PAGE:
Sir Maurice Oldfield, a former director-general of MI 6, the British intelligene service, died Tuesday in a hospital, the government announced. Its location and other details were not made available. Press reports said he had cancer.
Sir Maurice headed MI 6 from 1966 to 1978. By tradition, the identity of the holder of that position is kept secret.Officially, his job was classified as a regular Foreign Office post. But in 1973, a German magazine printed a photograph of him and years later an American newspaper named him as head of the service. British editors said they knew who he was but were forbidden by law from publishing anything about him.
Shortly after his retirement, Sir Maurice was called back to duty to coordinate security operations against terrorists in Northern Ireland. He served as a liaison between the army, the police and the British government. He retired again last year for reasons of health. He settled in Derbyshire in northern England.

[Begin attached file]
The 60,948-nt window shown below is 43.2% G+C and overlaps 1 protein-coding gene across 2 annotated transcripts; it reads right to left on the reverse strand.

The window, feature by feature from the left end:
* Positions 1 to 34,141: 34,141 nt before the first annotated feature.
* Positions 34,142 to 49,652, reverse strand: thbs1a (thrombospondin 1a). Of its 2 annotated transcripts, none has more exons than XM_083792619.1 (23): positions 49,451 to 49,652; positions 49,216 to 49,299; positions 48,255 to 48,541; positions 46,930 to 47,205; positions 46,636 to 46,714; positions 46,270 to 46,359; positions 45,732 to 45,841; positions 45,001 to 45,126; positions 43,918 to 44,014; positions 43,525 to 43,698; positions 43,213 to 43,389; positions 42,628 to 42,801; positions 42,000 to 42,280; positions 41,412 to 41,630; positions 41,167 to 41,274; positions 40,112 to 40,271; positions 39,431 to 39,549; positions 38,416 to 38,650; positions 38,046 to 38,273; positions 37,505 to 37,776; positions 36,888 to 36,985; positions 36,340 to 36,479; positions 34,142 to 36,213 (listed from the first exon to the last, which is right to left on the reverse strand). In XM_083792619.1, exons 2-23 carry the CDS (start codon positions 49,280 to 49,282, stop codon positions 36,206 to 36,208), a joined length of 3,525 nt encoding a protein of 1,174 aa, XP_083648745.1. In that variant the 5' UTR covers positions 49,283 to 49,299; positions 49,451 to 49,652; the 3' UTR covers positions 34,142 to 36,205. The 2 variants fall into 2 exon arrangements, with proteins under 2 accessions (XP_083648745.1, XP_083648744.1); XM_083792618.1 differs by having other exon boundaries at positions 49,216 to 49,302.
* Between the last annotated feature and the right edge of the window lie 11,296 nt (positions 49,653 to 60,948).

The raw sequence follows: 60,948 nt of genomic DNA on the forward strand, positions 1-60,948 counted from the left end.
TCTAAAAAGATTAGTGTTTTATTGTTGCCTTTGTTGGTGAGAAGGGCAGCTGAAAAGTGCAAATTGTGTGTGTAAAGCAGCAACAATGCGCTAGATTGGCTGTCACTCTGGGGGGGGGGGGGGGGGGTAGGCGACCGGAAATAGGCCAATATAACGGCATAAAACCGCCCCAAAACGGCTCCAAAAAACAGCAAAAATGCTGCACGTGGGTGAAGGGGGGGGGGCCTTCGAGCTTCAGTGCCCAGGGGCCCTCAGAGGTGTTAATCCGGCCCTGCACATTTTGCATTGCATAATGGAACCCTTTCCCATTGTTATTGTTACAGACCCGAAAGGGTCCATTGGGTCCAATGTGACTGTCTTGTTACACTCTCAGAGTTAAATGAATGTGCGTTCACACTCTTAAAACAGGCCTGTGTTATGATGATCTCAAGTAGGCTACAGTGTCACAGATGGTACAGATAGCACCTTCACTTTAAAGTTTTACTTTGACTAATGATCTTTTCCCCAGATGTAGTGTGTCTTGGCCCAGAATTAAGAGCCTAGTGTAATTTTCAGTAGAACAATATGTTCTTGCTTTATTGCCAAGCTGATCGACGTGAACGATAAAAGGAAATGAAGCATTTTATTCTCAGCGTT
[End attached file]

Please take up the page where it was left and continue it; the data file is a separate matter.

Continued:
Sir Maurice, a round-faced man with large spectacles, once was described by Kim Philby, a Soviet spy who successfully fled to the Soviet Union in the 1960s, as "formidable."
Sir Maurice became an intelligence officer in the Middle East during World War II. Later, he was attached to the Foreign Office. He was commissioner general of Singapore from 1950 to 1952 and counsellor at the British Embassy in Washington from 1960 to 1964. It was reported that his duties included regular contact with the CIA and the FBI.
There has been some speculation that Sir Maurice formed the basis of "M", the fictional spy chief of Ian Fleming's James Bond novels. Fleming, who died several years ago, never admitted this. ("M" was a retired admiral, not a civil servant.) Others have said that he was the basis for George Smiley, John Le Carre's fictional master spy. In 1979, Le Carre said in an interview that he had met Sir Maurice, but that this was "long after Smiley was born."
Sir Maurice, a bachelor, enjoyed gardening, playing the organ, and classical music.